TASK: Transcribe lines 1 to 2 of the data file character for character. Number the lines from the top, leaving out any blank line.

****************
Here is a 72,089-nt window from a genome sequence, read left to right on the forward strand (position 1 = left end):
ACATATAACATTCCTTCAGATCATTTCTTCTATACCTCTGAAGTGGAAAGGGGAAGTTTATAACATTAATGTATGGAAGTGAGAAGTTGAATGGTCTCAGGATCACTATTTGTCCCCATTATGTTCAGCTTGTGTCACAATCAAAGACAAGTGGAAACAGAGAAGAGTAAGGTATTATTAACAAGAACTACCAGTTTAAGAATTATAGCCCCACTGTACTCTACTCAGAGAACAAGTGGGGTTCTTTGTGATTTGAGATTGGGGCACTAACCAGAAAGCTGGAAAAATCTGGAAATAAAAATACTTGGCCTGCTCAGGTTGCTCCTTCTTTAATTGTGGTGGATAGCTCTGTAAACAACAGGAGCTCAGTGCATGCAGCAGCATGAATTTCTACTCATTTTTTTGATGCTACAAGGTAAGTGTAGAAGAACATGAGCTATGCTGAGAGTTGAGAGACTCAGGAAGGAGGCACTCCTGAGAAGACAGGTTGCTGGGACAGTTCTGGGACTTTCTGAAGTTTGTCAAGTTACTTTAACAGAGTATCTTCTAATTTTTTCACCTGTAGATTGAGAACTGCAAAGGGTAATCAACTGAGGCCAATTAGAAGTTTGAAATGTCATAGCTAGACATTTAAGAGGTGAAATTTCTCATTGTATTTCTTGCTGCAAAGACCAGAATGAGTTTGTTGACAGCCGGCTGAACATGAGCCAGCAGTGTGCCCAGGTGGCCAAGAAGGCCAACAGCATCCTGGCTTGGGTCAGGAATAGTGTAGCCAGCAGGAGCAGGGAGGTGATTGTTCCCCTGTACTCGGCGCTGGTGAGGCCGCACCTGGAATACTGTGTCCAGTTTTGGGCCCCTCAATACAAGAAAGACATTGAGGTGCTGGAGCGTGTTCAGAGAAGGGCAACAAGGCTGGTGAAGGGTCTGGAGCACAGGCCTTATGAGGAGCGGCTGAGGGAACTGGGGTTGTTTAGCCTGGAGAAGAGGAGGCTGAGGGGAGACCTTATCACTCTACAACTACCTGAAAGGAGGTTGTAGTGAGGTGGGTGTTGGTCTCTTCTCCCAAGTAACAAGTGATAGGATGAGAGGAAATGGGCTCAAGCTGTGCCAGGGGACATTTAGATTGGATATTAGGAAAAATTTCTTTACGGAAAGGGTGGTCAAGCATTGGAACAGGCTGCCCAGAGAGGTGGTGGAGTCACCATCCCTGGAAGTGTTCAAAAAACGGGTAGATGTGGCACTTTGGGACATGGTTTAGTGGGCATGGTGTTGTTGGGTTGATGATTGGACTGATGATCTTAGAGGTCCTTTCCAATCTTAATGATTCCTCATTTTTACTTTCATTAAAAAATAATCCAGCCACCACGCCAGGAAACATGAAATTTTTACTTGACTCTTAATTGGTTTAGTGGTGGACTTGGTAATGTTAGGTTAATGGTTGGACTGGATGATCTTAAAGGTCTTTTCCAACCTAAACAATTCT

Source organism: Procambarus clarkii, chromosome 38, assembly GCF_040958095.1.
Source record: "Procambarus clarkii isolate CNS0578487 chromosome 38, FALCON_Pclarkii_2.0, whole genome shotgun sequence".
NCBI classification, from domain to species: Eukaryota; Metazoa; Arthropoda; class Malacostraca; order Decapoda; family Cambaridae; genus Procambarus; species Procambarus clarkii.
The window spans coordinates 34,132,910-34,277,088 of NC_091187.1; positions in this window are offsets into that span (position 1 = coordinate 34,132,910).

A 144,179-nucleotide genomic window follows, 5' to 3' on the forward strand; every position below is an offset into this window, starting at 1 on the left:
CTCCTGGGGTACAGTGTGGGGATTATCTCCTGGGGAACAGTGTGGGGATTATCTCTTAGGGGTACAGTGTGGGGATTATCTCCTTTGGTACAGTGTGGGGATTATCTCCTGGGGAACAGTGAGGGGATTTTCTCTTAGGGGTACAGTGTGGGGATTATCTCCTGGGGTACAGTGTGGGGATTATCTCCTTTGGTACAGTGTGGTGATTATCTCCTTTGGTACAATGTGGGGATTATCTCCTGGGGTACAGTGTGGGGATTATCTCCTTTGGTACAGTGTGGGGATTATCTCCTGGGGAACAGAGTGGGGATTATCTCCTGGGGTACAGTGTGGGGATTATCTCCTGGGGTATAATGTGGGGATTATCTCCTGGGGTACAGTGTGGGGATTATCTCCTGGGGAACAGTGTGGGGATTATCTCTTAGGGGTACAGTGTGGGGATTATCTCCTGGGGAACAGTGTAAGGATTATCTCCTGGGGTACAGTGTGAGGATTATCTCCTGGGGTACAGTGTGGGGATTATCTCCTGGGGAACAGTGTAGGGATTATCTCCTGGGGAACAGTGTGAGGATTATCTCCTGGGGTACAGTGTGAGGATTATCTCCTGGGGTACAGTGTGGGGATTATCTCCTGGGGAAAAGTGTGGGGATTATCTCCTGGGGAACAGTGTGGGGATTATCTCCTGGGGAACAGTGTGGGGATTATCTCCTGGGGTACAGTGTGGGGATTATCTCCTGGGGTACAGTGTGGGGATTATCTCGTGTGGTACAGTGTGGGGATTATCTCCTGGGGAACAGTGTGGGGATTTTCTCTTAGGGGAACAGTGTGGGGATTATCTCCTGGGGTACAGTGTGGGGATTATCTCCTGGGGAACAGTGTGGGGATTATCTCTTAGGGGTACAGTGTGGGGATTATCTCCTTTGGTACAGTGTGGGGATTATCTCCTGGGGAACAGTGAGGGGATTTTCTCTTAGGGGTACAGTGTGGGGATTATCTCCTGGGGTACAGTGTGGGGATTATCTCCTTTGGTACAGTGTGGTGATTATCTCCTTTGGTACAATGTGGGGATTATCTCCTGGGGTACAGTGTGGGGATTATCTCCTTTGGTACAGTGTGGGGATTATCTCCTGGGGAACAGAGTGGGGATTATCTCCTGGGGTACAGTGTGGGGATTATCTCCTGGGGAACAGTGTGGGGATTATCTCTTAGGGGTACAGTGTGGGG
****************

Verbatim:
Here is a 72,089-nt window from a genome sequence, read left to right on the forward strand (position 1 = left end):
ACATATAACATTCCTTCAGATCATTTCTTCTATACCTCTGAAGTGGAAAGGGGAAGTTTATAACATTAATGTATGGAAGTGAGAAGTTGAATGGTCTCAGGATCACTATTTGTCCCCATTATGTTCAGCTTGTGTCACAATCAAAGACAAGTGGAAACAGAGAAGAGTAAGGTATTATTAACAAGAACTACCAGTTTAAGAATTATAGCCCCACTGTACTCTACTCAGAGAACAAGTGGGGTTCTTTGTGATTTGAGATTGGGGCACTAACCAGAAAGCTGGAAAAATCTGGAAATAAAAATACTTGGCCTGCTCAGGTTGCTCCTTCTTTAATTGTGGTGGATAGCTCTGTAAACAACAGGAGCTCAGTGCATGCAGCAGCATGAATTTCTACTCATTTTTTTGATGCTACAAGGTAAGTGTAGAAGAACATGAGCTATGCTGAGAGTTGAGAGACTCAGGAAGGAGGCACTCCTGAGAAGACAGGTTGCTGGGACAGTTCTGGGACTTTCTGAAGTTTGTCAAGTTACTTTAACAGAGTATCTTCTAATTTTTTCACCTGTAGATTGAGAACTGCAAAGGGTAATCAACTGAGGCCAATTAGAAGTTTGAAATGTCATAGCTAGACATTTAAGAGGTGAAATTTCTCATTGTATTTCTTGCTGCAAAGACCAGAATGAGTTTGTTGACAGCCGGCTGAACATGAGCCAGCAGTGTGCCCAGGTGGCCAAGAAGGCCAACAGCATCCTGGCTTGGGTCAGGAATAGTGTAGCCAGCAGGAGCAGGGAGGTGATTGTTCCCCTGTACTCGGCGCTGGTGAGGCCGCACCTGGAATACTGTGTCCAGTTTTGGGCCCCTCAATACAAGAAAGACATTGAGGTGCTGGAGCGTGTTCAGAGAAGGGCAACAAGGCTGGTGAAGGGTCTGGAGCACAGGCCTTATGAGGAGCGGCTGAGGGAACTGGGGTTGTTTAGCCTGGAGAAGAGGAGGCTGAGGGGAGACCTTATCACTCTACAACTACCTGAAAGGAGGTTGTAGTGAGGTGGGTGTTGGTCTCTTCTCCCAAGTAACAAGTGATAGGATGAGAGGAAATGGGCTCAAGCTGTGCCAGGGGACATTTAGATTGGATATTAGGAAAAATTTCTTTACGGAAAGGGTGGTCAAGCATTGGAACAGGCTGCCCAGAGAGGTGGTGGAGTCACCATCCCTGGAAGTGTTCAAAAAACGGGTAGATGTGGCACTTTGGGACATGGTTTAGTGGGCATGGTGTTGTTGGGTTGATGATTGGACTGATGATCTTAGAGGTCCTTTCCAATCTTAATGATTCCTCATTTTTACTTTCATTAAAAAATAATCCAGCCACCACGCCAGGAAACATGAAATTTTTACTTGACTCTTAATTGGTTTAGTGGTGGACTTGGTAATGTTAGGTTAATGGTTGGACTGGATGATCTTAAAGGTCTTTTCCAACCTAAACAATTCT